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    Government-led Digital Surveillance

    Module 4: Data Privacy and Data Protection

    Communications surveillance(1) encompasses the monitoring, intercepting, collecting, obtaining, analysing, using, preserving, retaining, interfering with, accessing or similar actions taken with regard to information that includes, reflects, arises from or is about a person’s communications in the past, present, or future.(2) This relates to both the content of communications and communication metadata – which is information about a communication, such as the identities of the parties, the time or duration or location of the communication, and technical services used. It has been noted that even communication metadata can give detailed insights into an individual’s behaviour, social relationships, private preferences and identity. Taken as a whole, it may allow very precise conclusions to be drawn concerning the private life of the person.

    In recent years, the use of sophisticated surveillance technology on mobile phones has gained increasing prominence amidst concerns about its extensive abuse to monitor political opponents and activists. In 2021, news broke that at least 180 journalists had been targeted for surveillance by the Pegasus spyware, a system that can be remotely installed on a smartphone enabling complete control over the device.(3) The news attracted widespread condemnation, including, for example, through an order of the Supreme Court of India in 2021 that ordered an independent inquiry into allegations that the government deployed the Pegasus spyware against various journalists, politicians, and dissidents because of the deeply chilling effects its use could have on freedom of expression.(4)

    General Comment No. 16 provides that “[s]urveillance, whether electronic or otherwise, interceptions of telephonic, telegraphic and other forms of communication, wire-tapping and recording of conversations should be prohibited”.(5) Surveillance — both bulk (or mass) collection of data(6) or targeted collection of data — interferes directly with the privacy and security necessary for freedom of opinion and expression, and must be considered against the three-part test to assess the permissibility of the restriction.(7) In the digital age, ICTs have enhanced the capacity of governments, corporations and individuals to conduct surveillance, interception and data collection, and have meant that the effectiveness in conducting such surveillance is no longer limited by scale or duration.(8) In Africa, some countries have even passed legislation enabling digital surveillance of targeted groups; for example the United Nations Special Rapporteur on Privacy has noted with concern the Anti-Cybercrime Law enacted in Egypt in 2018 which reportedly enables surveillance of the LGBTQI community.(9)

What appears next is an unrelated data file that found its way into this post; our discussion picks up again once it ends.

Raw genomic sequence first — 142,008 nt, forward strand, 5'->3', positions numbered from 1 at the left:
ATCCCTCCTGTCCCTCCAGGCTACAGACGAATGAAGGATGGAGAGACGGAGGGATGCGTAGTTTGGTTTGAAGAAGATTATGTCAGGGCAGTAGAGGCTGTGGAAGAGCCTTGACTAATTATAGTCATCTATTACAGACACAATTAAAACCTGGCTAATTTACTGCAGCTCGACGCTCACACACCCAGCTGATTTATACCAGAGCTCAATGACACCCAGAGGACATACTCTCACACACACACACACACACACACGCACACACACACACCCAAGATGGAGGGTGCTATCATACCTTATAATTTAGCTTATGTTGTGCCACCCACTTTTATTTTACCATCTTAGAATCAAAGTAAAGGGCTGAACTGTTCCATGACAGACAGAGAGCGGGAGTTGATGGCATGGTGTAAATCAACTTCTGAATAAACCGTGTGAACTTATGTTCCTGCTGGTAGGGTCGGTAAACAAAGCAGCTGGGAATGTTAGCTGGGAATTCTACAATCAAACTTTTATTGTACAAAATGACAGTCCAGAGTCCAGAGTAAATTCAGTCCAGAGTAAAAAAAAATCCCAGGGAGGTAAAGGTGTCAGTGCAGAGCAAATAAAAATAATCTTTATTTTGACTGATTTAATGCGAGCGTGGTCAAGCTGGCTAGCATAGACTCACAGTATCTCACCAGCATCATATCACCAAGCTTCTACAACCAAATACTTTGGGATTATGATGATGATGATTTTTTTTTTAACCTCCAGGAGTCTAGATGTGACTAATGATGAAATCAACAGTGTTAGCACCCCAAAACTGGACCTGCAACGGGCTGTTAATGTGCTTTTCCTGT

In a resolution adopted by the UN General Assembly (UNGA) on the right to privacy in the digital age, the UNGA emphasised that unlawful or arbitrary surveillance and/or interception of communications, as well as the unlawful or arbitrary collection of personal data are highly intrusive acts, violate the right to privacy, can interfere with the right to freedom of expression and may contradict the tenets of a democratic society, including when undertaken on a mass scale.(10) It noted further that surveillance of digital communications must be consistent with international human rights obligations and must be conducted on the basis of a legal framework, which must be publicly accessible, clear, precise, comprehensive and non-discriminatory.(11)

    In order to meet the condition of legality, many states have taken steps to reform their surveillance laws to allow for the powers required to conduct the surveillance activities.  According to the Necessary and Proportionate Principles, , a civil society initiative to document the principles that apply to any limitation on freedom of expression, communications surveillance should be regarded as a highly intrusive act, and in order to meet the threshold of proportionality, the state should be required at a minimum to establish the following information to a competent judicial authority prior to conducting any communications surveillance:(12)

    • There is a high degree of probability that a serious crime or specific threat to a legitimate aim has been or will be carried out.